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Global X Bucks Trend With First Print Ads

Digital campaigns, mobile ads and social media are getting all the attention from marketers, these days. And are clearly the wave of the future for communicating with customers.

But, for now, Global X Funds is bucking the trend with its first print ad campaign.

The company, which offers 35 exchange-traded funds and has $1.7 billion in assets under management, debuted its first print advertising campaign in July.

Although the promotion includes one trial advertisement on the Apple iPad, Global X believes strongly that the trading, registered rep, financial planning and sophisticated high-net-worth investing communities all still like-and relate strongly-to print.

"They still want to hold a newspaper or magazine and thumb through the pages," said Alexandra Levis, vice president of marketing at Global X.

But appealing to traders is only part of the Global X story, Levis said.

So, for the benefit of planners, reps and asset managers, in July, the firm began running print ads in Barron's, Bloomberg Markets and Investment News.

Global X is currently running a one-third page ad in Bloomberg Markets touting Global X's suite of commodities funds aimed at the trading community.

Quarter-, one-third and half-page ads touting Global X's SuperDividend ETF are running in Barron's, to target sophisticated investors and hedge funds, and in Investment News, to target financial planners and registered investment advisors. The Barron's ads are scheduled to run through September, and the Investment News ads are scheduled to run through December.

As part of its contract with Bloomberg Markets, Global X will also receive a banner ad on the log-in page of the Bloomberg terminal that will run for 24 consecutive hours on a date yet to be determined.

Along the way, Global X is also planning a mobile advertisement for Barron's iPad application, to run from August through October.

Global X decided to promote its commodities funds to traders and hedge funds since they resonate best with them, Levis said.

This ad, headlined, "Stake Your Claim," shows a miner raising a pick iron, and lists Global X's 10 commodities ETFs: the Silver Miners, Copper Miners, Pure Gold Miners, Gold Explorers, Lithium, Aluminum, Uranium, Oil Equities, Fertilizers/Potash and S&P/TSX Venture 30 Canada funds.

In the two publications aimed at financial planners, RIAs and sophisticated investors, Global X opted to advertise its SuperDividend fund since retirement income is a growing concern, Levis added.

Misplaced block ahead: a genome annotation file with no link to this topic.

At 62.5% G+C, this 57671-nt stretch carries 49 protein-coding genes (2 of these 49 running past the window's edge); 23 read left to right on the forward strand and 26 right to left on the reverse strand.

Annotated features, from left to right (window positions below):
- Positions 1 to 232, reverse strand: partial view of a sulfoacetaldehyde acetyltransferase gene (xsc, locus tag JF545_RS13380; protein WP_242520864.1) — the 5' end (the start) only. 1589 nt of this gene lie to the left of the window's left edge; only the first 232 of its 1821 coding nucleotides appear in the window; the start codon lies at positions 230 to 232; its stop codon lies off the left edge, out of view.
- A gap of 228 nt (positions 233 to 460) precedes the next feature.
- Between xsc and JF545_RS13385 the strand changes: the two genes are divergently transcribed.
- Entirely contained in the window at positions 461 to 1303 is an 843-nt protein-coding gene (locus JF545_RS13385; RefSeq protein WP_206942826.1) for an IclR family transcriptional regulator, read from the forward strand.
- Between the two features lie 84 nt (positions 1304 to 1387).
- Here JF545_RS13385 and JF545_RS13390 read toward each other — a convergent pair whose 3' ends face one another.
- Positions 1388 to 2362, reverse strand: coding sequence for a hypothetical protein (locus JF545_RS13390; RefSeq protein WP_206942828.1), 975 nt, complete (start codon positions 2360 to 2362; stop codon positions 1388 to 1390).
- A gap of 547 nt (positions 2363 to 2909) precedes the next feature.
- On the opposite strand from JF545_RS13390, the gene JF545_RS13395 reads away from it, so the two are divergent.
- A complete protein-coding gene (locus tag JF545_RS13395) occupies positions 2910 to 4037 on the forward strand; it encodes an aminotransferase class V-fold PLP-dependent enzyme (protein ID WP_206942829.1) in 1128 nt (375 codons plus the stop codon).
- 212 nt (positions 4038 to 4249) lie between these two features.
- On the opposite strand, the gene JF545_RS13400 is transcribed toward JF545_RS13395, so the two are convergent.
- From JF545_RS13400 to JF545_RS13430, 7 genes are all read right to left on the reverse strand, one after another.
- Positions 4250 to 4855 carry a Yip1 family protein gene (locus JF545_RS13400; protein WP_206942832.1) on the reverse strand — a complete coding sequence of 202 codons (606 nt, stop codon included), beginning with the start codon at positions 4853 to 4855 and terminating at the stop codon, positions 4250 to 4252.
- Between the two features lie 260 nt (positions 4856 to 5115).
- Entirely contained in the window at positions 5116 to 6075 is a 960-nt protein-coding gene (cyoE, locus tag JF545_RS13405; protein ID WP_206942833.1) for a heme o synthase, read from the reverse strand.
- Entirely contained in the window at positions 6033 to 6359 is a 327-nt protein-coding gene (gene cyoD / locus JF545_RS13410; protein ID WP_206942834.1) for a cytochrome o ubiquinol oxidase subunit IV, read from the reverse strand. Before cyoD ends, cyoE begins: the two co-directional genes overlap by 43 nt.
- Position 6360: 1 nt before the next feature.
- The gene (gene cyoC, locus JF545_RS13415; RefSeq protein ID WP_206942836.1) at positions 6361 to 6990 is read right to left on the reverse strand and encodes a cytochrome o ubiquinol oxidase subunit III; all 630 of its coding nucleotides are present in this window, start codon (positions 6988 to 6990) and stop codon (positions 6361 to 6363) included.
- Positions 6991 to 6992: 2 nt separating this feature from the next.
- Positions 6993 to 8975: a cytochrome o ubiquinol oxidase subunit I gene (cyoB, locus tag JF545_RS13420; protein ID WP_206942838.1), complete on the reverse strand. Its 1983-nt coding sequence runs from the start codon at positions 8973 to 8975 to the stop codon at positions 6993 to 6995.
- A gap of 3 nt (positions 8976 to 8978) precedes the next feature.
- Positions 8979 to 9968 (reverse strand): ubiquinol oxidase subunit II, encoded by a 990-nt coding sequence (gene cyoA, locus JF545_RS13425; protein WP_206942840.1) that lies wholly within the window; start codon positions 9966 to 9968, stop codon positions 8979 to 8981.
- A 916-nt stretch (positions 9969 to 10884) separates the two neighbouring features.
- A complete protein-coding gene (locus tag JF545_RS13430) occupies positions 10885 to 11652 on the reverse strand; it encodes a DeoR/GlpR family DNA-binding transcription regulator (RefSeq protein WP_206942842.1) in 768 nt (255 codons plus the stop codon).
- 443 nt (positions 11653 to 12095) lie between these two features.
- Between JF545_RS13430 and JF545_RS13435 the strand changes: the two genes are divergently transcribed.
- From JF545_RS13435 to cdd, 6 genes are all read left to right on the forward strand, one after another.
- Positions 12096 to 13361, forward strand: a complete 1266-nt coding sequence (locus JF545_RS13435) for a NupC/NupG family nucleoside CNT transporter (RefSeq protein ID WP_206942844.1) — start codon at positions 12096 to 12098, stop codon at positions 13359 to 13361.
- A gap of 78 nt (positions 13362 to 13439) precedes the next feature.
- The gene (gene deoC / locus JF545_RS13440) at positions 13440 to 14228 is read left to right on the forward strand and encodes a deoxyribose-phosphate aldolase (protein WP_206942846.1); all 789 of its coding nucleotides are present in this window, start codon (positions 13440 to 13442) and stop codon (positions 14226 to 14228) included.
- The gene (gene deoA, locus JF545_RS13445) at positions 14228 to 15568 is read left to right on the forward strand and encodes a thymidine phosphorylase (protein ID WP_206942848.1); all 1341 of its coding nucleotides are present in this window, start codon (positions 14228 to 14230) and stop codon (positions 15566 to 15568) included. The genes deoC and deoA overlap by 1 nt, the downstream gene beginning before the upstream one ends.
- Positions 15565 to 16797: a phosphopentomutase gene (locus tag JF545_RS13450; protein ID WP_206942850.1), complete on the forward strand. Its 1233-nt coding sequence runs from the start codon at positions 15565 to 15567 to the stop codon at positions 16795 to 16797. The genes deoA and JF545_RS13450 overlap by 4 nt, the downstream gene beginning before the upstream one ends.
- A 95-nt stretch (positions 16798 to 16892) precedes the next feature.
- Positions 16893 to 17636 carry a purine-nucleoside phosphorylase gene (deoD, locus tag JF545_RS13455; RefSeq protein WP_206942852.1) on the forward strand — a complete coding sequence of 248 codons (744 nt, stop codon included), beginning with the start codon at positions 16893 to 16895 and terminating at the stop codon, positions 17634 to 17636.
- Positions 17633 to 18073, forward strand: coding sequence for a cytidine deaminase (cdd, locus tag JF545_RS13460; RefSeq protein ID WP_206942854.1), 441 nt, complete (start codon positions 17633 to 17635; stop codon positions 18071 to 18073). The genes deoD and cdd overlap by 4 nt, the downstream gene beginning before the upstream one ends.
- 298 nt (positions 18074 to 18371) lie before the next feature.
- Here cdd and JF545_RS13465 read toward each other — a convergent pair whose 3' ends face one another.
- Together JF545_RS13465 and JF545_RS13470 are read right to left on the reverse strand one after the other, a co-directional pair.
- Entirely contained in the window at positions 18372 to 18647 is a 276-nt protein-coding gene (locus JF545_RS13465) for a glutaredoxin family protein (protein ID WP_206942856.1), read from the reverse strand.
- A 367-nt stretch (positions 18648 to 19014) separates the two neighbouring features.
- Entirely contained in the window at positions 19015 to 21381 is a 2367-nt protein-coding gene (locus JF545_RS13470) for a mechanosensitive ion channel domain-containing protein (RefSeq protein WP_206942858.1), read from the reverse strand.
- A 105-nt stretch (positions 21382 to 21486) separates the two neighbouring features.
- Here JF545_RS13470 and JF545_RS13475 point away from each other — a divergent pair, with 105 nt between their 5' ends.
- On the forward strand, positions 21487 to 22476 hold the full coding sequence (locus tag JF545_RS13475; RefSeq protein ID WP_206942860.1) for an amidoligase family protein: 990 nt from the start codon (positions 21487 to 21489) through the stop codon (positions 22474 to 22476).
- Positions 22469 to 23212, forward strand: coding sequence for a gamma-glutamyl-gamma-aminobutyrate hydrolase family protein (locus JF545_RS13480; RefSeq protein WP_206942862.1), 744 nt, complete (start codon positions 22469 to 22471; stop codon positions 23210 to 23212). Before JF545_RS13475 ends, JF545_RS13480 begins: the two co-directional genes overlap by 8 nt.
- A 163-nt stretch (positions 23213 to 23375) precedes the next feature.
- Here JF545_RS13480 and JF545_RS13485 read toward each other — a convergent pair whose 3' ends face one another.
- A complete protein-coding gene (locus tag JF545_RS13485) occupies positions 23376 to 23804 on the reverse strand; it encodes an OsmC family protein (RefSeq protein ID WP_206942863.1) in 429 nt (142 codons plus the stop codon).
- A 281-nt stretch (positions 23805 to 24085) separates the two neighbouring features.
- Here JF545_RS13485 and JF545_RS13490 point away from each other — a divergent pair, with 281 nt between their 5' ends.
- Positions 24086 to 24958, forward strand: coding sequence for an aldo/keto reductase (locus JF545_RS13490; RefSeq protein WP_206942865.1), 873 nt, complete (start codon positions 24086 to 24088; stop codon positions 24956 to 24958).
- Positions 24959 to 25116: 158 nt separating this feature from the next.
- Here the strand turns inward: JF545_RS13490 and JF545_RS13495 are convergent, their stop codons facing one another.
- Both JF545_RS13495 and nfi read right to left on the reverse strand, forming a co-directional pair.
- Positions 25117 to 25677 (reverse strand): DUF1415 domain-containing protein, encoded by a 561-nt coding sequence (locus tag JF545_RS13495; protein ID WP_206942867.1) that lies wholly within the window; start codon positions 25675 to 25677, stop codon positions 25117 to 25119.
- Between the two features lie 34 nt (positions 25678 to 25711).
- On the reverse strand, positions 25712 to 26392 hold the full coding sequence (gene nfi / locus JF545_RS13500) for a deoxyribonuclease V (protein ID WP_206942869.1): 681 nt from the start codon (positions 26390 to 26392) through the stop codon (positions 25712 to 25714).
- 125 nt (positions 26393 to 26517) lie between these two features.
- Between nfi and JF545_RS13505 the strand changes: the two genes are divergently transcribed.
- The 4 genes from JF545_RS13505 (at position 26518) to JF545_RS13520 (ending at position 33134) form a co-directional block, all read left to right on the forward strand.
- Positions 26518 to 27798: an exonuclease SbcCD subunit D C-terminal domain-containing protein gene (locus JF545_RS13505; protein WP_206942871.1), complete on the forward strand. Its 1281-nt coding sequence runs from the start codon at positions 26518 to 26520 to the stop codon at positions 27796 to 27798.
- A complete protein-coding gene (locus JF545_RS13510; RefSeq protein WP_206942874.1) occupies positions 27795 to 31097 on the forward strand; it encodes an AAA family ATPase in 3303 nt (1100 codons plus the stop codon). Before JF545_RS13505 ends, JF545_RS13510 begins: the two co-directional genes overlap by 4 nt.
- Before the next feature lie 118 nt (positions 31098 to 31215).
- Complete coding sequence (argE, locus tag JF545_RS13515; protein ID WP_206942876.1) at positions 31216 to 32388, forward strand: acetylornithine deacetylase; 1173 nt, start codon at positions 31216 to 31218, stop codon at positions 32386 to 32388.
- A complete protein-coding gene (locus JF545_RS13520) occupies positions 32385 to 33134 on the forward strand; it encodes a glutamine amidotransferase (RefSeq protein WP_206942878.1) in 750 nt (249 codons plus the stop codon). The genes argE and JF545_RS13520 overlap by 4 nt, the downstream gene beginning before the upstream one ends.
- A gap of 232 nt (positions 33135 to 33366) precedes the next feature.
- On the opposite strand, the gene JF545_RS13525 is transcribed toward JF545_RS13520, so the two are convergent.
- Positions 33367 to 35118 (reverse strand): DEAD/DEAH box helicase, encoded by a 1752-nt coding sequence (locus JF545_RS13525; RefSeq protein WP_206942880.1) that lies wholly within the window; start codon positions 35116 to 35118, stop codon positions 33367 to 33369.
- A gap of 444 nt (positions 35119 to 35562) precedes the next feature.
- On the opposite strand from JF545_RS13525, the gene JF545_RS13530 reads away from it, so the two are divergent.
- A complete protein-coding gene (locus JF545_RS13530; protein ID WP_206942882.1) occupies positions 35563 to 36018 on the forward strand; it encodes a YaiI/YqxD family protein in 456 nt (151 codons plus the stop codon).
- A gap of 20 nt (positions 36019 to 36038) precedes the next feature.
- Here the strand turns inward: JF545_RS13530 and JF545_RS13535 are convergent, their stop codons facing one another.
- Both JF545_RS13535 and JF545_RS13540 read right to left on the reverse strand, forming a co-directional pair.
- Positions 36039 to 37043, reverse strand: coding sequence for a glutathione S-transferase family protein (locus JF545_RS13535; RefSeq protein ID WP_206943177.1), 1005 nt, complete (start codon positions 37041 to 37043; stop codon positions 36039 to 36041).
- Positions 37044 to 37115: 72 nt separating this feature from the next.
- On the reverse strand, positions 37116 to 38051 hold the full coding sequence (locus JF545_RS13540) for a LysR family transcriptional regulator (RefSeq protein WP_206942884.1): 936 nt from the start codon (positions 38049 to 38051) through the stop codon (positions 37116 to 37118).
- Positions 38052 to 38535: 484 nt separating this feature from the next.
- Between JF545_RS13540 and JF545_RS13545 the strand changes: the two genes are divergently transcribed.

"For the publications reaching intermediaries and investors, we decided to highlight the SuperDividend fund because we believe that people of retirement age or who are nearing retirement age are looking for income-producing funds," Levis said.

This ad is headlined "100 Companies. Worldwide Dividend Exposure. One ETF," with a tagline reading, "The Global X SuperDividend ETF tracks the performance of 100 equally weighted companies that rank among the highest dividend-yielding equity securities in the world."

While the ads are simple in that they merely tout products, include little copy and have straightforward, clean designs, Global X intends for all its advertising and marketing as a whole to create an impression of the firm as one that offers niche, cutting-edge ETFs that fill investment sectors not yet being covered, Levis said.

Global X also intentionally selected bright background colors and white typeface for its ads to make them stand out, particularly the partial-page ads that are surrounded by text, Levis said.

Global X develops all of its web and print ads in-house, hiring once freelance graphic designer Annoushka Owen to design everything from the print and digital to the mobile iPad ad. Accordant Media handles the media buys.

While the main reason Global X is not embracing social media is because of regulatory hurdles, the firm doesn't feel particularly compelled to start tweeting, Levis added.

Global X is not avoiding the digital world. For the last year, Global X has run flash banner advertisements promoting its funds, as they launch. Those ads have run on the websites of ETF and commodity trade publications.

The goal has been to target the trading community and to create initial excitement over the new funds, with the ads running for only two weeks, Levis explained. The eight websites are:,,,,,, and

"These banner ads have been very successful in gaining momentum for our new funds and pushing out the news to traders," Levis said. "The idea is to start strong right out of the gate, and to accompany these ads with a simultaneous marketing and public relations push that includes appearances by CEO Bruno del Ama on CNBC-to ramp up as much enthusiasm and excitement for our funds as possible."

Occasionally, Global X also runs flash banner ads on ETF news sites to promote existing funds, such as its silver and its gold funds, that are either attracting sizeable assets or that are delivering strong performance, Levis added.

The flash banner ads appear to have worked. In the first half of this year, Global X's assets under management surged by 44%, from $1.18 billion at year-end 2010 to $1.7 billion at the end of June.

If its new campaign prove successful, the ETF provider will consider continuing with its print and mobile advertising efforts, Levis said.

More flash banner ads are coming since the company has 23 additional ETFs in registration with the Securities and Exchange Commission. Of these, 22 are for country- and region-specific funds, including funds targeting Greece, Portugal, Bangladesh and Kazakhstan. The 23rd fund will focus on social media, file-sharing and cloud computing providers.